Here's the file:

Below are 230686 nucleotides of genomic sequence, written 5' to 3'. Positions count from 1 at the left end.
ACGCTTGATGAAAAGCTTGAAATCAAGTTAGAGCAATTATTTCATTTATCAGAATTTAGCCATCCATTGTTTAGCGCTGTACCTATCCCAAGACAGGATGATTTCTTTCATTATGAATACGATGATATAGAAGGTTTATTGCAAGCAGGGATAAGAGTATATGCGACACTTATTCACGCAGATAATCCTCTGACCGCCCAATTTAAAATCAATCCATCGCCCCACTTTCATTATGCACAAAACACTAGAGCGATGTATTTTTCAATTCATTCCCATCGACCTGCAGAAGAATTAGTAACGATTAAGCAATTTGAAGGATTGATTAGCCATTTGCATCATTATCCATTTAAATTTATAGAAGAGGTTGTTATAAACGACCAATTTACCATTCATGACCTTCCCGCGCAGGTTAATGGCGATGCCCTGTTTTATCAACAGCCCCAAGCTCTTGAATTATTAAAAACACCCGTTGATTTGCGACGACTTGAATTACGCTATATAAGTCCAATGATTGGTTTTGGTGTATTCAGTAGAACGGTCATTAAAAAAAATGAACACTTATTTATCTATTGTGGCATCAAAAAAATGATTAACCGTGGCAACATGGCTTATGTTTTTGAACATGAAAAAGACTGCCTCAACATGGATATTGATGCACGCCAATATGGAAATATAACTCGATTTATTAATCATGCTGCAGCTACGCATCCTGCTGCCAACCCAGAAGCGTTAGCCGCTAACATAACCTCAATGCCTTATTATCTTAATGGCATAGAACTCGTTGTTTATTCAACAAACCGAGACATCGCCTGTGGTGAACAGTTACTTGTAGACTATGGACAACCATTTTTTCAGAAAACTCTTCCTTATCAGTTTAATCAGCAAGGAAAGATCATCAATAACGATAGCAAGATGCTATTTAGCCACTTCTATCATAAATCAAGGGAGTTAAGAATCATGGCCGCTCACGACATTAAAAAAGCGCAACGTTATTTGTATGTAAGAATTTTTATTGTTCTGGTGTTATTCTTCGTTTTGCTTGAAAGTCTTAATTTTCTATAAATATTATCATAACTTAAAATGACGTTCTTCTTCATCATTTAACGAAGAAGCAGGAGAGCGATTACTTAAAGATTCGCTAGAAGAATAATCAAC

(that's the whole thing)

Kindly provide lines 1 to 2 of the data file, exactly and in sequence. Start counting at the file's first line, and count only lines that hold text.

Below are 230686 nucleotides of genomic sequence, written 5' to 3'. Positions count from 1 at the left end.
ACGCTTGATGAAAAGCTTGAAATCAAGTTAGAGCAATTATTTCATTTATCAGAATTTAGCCATCCATTGTTTAGCGCTGTACCTATCCCAAGACAGGATGATTTCTTTCATTATGAATACGATGATATAGAAGGTTTATTGCAAGCAGGGATAAGAGTATATGCGACACTTATTCACGCAGATAATCCTCTGACCGCCCAATTTAAAATCAATCCATCGCCCCACTTTCATTATGCACAAAACACTAGAGCGATGTATTTTTCAATTCATTCCCATCGACCTGCAGAAGAATTAGTAACGATTAAGCAATTTGAAGGATTGATTAGCCATTTGCATCATTATCCATTTAAATTTATAGAAGAGGTTGTTATAAACGACCAATTTACCATTCATGACCTTCCCGCGCAGGTTAATGGCGATGCCCTGTTTTATCAACAGCCCCAAGCTCTTGAATTATTAAAAACACCCGTTGATTTGCGACGACTTGAATTACGCTATATAAGTCCAATGATTGGTTTTGGTGTATTCAGTAGAACGGTCATTAAAAAAAATGAACACTTATTTATCTATTGTGGCATCAAAAAAATGATTAACCGTGGCAACATGGCTTATGTTTTTGAACATGAAAAAGACTGCCTCAACATGGATATTGATGCACGCCAATATGGAAATATAACTCGATTTATTAATCATGCTGCAGCTACGCATCCTGCTGCCAACCCAGAAGCGTTAGCCGCTAACATAACCTCAATGCCTTATTATCTTAATGGCATAGAACTCGTTGTTTATTCAACAAACCGAGACATCGCCTGTGGTGAACAGTTACTTGTAGACTATGGACAACCATTTTTTCAGAAAACTCTTCCTTATCAGTTTAATCAGCAAGGAAAGATCATCAATAACGATAGCAAGATGCTATTTAGCCACTTCTATCATAAATCAAGGGAGTTAAGAATCATGGCCGCTCACGACATTAAAAAAGCGCAACGTTATTTGTATGTAAGAATTTTTATTGTTCTGGTGTTATTCTTCGTTTTGCTTGAAAGTCTTAATTTTCTATAAATATTATCATAACTTAAAATGACGTTCTTCTTCATCATTTAACGAAGAAGCAGGAGAGCGATTACTTAAAGATTCGCTAGAAGAATAATCAAC